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|Myopia or Nearsightedness|
Myopia, or nearsightedness, is the inability to see objects at a distance clearly. Myopia usually develops in childhood and may progress into the early adult years. Risk factors for the development of myopia include a family history of nearsightedness, visual stress from close work, or using a computer.
Nearsightedness in Adults
Nearsightedness that develops in adulthood is more likely to be the result of visual stress and may be related to eye focusing or eye coordination problems. For example, the visual stress caused by hours of daily reading and/or close work required by higher education, professional schools, or certain occupations can induce nearsightedness in some adults.
Nearsightedness in Children
Nearsighted children often are not aware that they are not seeing as well as they should. They think that everyone sees the world just as they do. Vision problems may not become evident until they begin to have difficulty seeing the board in school or do poorly in sports.
Good Visual Habits Can Prevent or Reduce Nearsightedness
Good visual hygiene, including reading with good posture, using good lighting, and taking frequent short breaks during reading or any other close activity, are considered to be helpful in preventing or reducing the progression of myopia, particularly in children.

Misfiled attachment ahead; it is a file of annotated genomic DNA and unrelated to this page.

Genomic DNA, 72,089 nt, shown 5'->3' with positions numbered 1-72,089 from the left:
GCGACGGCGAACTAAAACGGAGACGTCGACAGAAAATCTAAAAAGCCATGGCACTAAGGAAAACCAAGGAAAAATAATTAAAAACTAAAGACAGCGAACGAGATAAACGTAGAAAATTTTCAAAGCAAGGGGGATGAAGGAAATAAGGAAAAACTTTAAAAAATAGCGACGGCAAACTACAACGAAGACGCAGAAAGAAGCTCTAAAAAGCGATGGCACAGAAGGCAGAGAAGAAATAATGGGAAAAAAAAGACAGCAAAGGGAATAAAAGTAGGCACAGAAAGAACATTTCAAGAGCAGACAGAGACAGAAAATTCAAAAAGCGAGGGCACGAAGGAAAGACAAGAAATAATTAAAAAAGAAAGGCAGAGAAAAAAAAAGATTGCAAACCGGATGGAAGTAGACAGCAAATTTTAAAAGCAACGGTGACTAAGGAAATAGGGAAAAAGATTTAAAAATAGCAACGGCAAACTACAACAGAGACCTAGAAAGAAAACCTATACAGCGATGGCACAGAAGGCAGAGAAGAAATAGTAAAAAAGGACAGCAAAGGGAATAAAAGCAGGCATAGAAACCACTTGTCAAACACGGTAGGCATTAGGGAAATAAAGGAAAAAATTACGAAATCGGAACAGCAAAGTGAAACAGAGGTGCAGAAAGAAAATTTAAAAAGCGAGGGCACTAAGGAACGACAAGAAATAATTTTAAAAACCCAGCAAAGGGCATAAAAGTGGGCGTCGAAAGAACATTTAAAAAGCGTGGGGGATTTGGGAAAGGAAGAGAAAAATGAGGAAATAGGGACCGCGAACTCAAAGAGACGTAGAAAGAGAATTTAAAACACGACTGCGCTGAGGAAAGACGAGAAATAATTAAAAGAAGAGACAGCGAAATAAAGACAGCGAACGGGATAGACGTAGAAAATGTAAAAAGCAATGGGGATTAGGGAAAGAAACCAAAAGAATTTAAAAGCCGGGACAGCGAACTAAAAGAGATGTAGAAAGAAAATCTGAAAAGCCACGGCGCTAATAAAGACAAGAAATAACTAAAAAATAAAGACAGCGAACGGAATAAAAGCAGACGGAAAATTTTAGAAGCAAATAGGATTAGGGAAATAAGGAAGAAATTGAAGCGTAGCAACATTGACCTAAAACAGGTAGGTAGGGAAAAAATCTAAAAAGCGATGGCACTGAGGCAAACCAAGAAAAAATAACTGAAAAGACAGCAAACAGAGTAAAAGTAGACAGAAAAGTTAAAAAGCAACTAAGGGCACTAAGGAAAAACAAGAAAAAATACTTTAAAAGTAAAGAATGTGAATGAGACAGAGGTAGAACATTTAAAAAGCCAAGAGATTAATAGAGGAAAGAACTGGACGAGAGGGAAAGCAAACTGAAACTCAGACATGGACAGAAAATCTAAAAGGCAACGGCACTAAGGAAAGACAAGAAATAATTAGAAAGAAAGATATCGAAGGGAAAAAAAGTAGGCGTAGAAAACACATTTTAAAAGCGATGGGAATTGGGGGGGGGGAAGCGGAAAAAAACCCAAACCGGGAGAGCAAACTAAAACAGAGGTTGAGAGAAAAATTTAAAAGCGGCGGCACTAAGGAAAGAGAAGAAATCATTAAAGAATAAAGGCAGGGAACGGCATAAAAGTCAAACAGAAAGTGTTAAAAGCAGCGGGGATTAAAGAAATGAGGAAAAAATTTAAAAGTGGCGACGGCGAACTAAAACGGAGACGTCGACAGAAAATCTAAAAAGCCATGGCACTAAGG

Treatment of Nearsightedness
Treatment of myopia generally includes the use of prescription eyeglasses or contact lenses to restore clear distance vision. In some cases, with either children or adults, special single focus or bifocal lenses are recommended to help reduce visual stress from close activities and prevent or slow the progression of nearsightedness. In some cases, problems with eye focusing, eye coordination, or visual function can contribute to the development or progression of nearsightedness. In such cases, a program of Vision Therapy can be used to slow the progression or reduce the severity of nearsightedness. Vision Therapy is used to treat both children and adults. For adults, a number of laser and other surgical procedures are also available to reduce reliance on eyeglasses or contact lenses.
Locate a Doctor in your area who is experienced and knowledgeable in diagnosing and treating myopia.